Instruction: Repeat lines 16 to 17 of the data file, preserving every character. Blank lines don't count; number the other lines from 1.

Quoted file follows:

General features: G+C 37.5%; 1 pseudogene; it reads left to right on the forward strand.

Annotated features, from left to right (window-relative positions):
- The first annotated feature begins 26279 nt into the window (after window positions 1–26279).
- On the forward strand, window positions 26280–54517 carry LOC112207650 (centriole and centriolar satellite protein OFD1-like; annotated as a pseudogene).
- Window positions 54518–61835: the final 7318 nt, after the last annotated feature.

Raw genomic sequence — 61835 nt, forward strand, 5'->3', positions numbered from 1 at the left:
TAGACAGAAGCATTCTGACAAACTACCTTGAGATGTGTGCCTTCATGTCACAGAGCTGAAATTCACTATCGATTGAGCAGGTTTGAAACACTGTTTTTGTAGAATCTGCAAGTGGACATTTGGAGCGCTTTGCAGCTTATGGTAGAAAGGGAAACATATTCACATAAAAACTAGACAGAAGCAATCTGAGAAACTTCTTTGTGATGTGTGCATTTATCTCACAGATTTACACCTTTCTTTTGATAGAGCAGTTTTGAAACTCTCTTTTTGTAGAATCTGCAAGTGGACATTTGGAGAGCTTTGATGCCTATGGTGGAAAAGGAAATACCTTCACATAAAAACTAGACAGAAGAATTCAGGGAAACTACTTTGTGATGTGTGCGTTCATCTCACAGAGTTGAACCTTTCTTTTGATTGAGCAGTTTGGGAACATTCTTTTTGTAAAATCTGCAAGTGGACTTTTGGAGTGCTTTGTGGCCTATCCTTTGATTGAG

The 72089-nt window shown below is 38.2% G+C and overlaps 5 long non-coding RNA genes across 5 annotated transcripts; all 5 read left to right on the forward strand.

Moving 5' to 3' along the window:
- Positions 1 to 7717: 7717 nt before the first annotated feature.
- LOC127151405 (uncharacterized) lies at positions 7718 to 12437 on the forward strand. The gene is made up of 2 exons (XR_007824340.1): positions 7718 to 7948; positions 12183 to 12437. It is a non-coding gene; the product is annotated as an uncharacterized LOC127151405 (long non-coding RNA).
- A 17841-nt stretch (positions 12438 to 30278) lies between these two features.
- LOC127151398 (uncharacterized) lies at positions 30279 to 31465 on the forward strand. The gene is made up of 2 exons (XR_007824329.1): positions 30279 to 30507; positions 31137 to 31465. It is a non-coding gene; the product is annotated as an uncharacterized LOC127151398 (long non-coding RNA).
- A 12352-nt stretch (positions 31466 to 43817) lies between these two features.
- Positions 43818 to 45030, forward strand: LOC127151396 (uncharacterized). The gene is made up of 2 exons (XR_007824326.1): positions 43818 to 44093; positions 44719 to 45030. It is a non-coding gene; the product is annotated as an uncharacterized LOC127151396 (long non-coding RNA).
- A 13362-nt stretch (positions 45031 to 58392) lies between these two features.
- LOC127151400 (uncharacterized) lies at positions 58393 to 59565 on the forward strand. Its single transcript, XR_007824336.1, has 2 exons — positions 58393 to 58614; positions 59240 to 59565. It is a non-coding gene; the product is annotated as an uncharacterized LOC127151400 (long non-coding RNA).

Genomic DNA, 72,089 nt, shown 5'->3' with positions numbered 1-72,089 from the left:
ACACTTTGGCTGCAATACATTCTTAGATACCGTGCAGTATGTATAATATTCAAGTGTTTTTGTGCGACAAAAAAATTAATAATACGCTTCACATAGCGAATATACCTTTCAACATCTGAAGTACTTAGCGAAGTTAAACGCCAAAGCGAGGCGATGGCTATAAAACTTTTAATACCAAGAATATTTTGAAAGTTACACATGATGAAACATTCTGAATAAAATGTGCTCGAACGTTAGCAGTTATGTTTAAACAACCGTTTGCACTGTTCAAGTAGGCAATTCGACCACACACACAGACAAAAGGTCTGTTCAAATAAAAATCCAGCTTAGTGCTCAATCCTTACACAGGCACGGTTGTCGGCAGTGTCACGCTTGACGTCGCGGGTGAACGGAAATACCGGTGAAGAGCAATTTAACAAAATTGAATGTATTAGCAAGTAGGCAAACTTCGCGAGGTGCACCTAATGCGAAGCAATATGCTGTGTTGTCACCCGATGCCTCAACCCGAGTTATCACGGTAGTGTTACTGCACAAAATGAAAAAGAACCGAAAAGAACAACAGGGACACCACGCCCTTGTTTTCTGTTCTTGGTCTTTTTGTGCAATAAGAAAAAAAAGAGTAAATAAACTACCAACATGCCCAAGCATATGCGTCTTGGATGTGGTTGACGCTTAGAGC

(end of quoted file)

- A 13362-nt stretch (positions 45031 to 58392) lies between these two features.
- LOC127151400 (uncharacterized) lies at positions 58393 to 59565 on the forward strand. Its single transcript, XR_007824336.1, has 2 exons — positions 58393 to 58614; positions 59240 to 59565. It is a non-coding gene; the product is annotated as an uncharacterized LOC127151400 (long non-coding RNA).